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Effects of a fish oil containing lipid emulsion on plasma phospholipid fatty acids, inflammatory markers, and clinical outcomes in septic patients: a randomized, controlled clinical trial

Effects of a fish oil containing lipid emulsion on plasma phospholipid fatty acids, inflammatory markers, and clinical outcomes in septic patients: a randomized, controlled clinical trial
Effects of a fish oil containing lipid emulsion on plasma phospholipid fatty acids, inflammatory markers, and clinical outcomes in septic patients: a randomized, controlled clinical trial
Introduction: the effect of parenteral fish oil in septic patients is not widely studied. This study investigated the effects of parenteral fish oil on plasma phospholipid fatty acids, inflammatory mediators, and clinical outcomes.
Methods: twenty-five patients with systemic inflammatory response syndrome or sepsis, and predicted to need parenteral nutrition were randomized to receive either a 50:50 mixture of medium-chain fatty acids and soybean oil or a 50:40:10 mixture of medium-chain fatty acids, soybean oil and fish oil. Parenteral nutrition was administrated continuously for five days from admission. Cytokines and eicosanoids were measured in plasma and in lipopolysaccharide-stimulated whole blood culture supernatants. Fatty acids were measured in plasma phosphatidylcholine.
Results: fish oil increased eicosapentaenoic acid in plasma phosphatidylcholine (P <0.001). Plasma interleukin (IL)-6 concentration decreased significantly more, and IL-10 significantly less, in the fish oil group (both P <0.001). At Day 6 the ratio PO2/FiO2 was significantly higher in the fish oil group (P = 0.047) and there were fewer patients with PO2/FiO2 <200 and <300 in the fish oil group (P = 0.001 and P = 0.015, respectively). Days of ventilation, length of intensive care unit (ICU) stay and mortality were not different between the two groups. The fish oil group tended to have a shorter length of hospital stay (22 ± 7 vs. 55 ± 16 days; P = 0.079) which became significant (28 ± 9 vs. 82 ± 19 days; P = 0.044) when only surviving patients were included.
Conclusions: inclusion of fish oil in parenteral nutrition provided to septic ICU patients increases plasma eicosapentaenoic acid, modifies inflammatory cytokine concentrations and improves gas exchange. These changes are associated with a tendency towards shorter length of hospital stay.
Clinical Trials Registration Number ISRCTN89432944
1364-8535
1-29
Barbosa, Vera M.
c38a0090-c38b-4536-9fa0-49a91469277f
Miles, Elizabeth A.
20332899-ecdb-4214-95bc-922dde36d416
Calhau, Conceiao
14b32eb6-9b16-4b10-9376-f68bb278ddc2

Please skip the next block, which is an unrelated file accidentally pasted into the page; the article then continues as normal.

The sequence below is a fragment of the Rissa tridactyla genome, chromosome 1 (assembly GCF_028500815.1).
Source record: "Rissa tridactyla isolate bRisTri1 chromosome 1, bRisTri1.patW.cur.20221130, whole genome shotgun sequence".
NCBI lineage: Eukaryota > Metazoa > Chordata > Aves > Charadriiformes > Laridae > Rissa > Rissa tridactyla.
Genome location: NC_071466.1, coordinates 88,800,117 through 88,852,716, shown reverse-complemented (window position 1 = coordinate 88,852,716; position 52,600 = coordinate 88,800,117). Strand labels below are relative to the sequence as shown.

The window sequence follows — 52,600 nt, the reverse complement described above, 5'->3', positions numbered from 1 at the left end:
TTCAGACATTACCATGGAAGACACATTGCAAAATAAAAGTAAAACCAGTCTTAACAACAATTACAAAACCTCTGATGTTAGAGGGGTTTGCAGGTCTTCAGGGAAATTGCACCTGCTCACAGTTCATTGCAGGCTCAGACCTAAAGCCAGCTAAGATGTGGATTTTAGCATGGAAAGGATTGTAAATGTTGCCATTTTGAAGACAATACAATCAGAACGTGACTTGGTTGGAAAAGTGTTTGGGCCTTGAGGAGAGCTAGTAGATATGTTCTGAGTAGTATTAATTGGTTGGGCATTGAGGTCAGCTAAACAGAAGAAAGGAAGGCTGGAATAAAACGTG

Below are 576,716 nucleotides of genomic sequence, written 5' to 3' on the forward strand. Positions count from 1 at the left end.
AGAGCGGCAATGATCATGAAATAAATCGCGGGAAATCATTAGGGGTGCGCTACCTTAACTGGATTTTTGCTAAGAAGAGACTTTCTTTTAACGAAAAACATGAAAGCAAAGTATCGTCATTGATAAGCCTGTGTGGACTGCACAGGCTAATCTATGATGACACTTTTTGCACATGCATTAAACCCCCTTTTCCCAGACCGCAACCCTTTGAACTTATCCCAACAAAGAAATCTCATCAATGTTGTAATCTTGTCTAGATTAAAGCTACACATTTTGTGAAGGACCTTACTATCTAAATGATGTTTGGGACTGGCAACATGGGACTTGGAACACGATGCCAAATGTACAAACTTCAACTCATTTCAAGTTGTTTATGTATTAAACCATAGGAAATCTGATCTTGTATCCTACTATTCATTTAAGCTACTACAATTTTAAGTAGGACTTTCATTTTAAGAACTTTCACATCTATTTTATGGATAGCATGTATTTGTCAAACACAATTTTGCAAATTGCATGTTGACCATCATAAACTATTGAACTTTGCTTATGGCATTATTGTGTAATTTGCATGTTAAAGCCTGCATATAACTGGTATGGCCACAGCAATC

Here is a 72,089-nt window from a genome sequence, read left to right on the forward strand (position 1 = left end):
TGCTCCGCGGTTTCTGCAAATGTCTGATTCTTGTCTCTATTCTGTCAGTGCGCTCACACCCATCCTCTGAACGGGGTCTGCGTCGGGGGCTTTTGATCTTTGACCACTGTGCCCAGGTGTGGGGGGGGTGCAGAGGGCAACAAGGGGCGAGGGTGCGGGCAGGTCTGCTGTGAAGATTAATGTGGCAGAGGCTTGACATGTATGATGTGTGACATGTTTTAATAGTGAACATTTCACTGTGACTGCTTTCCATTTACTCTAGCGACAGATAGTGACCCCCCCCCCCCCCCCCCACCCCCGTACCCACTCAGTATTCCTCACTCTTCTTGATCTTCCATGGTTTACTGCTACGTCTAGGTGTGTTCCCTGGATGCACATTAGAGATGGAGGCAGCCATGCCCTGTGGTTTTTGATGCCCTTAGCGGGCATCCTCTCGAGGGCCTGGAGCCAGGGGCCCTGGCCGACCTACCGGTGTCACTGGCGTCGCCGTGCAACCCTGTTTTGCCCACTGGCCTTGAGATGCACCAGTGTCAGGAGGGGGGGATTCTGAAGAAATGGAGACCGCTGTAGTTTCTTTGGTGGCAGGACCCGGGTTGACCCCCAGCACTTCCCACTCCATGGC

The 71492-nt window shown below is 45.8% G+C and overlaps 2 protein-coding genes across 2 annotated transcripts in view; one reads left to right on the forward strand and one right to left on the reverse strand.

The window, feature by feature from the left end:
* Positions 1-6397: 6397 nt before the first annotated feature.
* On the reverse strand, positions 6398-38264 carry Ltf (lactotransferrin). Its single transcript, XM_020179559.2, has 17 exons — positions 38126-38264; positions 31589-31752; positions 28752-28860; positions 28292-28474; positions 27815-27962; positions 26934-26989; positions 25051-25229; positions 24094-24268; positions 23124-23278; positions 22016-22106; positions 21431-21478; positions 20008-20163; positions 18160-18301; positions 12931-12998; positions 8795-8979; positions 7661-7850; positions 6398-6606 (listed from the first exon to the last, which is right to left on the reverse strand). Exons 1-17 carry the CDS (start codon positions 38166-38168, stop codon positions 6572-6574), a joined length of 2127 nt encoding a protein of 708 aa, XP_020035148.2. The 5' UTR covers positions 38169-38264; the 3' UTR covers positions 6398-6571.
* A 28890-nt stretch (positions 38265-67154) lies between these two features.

Lafuente, Estevao
b4d7f3f1-08e5-4b5c-9003-533de79ade30
Calder, Phillip C.
1797e54f-378e-4dcb-80a4-3e30018f07a6
Barbosa, Vera M.
c38a0090-c38b-4536-9fa0-49a91469277f
Miles, Elizabeth A.
20332899-ecdb-4214-95bc-922dde36d416
Calhau, Conceiao
14b32eb6-9b16-4b10-9376-f68bb278ddc2
Lafuente, Estevao
b4d7f3f1-08e5-4b5c-9003-533de79ade30
Calder, Phillip C.
1797e54f-378e-4dcb-80a4-3e30018f07a6

Barbosa, Vera M., Miles, Elizabeth A., Calhau, Conceiao, Lafuente, Estevao and Calder, Phillip C. (2010) Effects of a fish oil containing lipid emulsion on plasma phospholipid fatty acids, inflammatory markers, and clinical outcomes in septic patients: a randomized, controlled clinical trial. Critical Care, 14 (1), 1-29. (doi:10.1186/cc8844).

Record type: Article

Abstract

Introduction: the effect of parenteral fish oil in septic patients is not widely studied. This study investigated the effects of parenteral fish oil on plasma phospholipid fatty acids, inflammatory mediators, and clinical outcomes.
Methods: twenty-five patients with systemic inflammatory response syndrome or sepsis, and predicted to need parenteral nutrition were randomized to receive either a 50:50 mixture of medium-chain fatty acids and soybean oil or a 50:40:10 mixture of medium-chain fatty acids, soybean oil and fish oil. Parenteral nutrition was administrated continuously for five days from admission. Cytokines and eicosanoids were measured in plasma and in lipopolysaccharide-stimulated whole blood culture supernatants. Fatty acids were measured in plasma phosphatidylcholine.
Results: fish oil increased eicosapentaenoic acid in plasma phosphatidylcholine (P <0.001). Plasma interleukin (IL)-6 concentration decreased significantly more, and IL-10 significantly less, in the fish oil group (both P <0.001). At Day 6 the ratio PO2/FiO2 was significantly higher in the fish oil group (P = 0.047) and there were fewer patients with PO2/FiO2 <200 and <300 in the fish oil group (P = 0.001 and P = 0.015, respectively). Days of ventilation, length of intensive care unit (ICU) stay and mortality were not different between the two groups. The fish oil group tended to have a shorter length of hospital stay (22 ± 7 vs. 55 ± 16 days; P = 0.079) which became significant (28 ± 9 vs. 82 ± 19 days; P = 0.044) when only surviving patients were included.
Conclusions: inclusion of fish oil in parenteral nutrition provided to septic ICU patients increases plasma eicosapentaenoic acid, modifies inflammatory cytokine concentrations and improves gas exchange. These changes are associated with a tendency towards shorter length of hospital stay.
Clinical Trials Registration Number ISRCTN89432944

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Submitted date: 6 July 2009
Published date: 19 January 2010
Organisations: Dev Origins of Health & Disease

Identifiers

Local EPrints ID: 72440
URI: http://eprints.soton.ac.uk/id/eprint/72440
ISSN: 1364-8535
PURE UUID: 5035d8b1-fcf8-4e80-a0d8-d2bf7d9bee3d
ORCID for Elizabeth A. Miles: ORCID iD orcid.org/0000-0002-8643-0655

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Date deposited: 15 Feb 2010
Last modified: 07 Oct 2020 03:09

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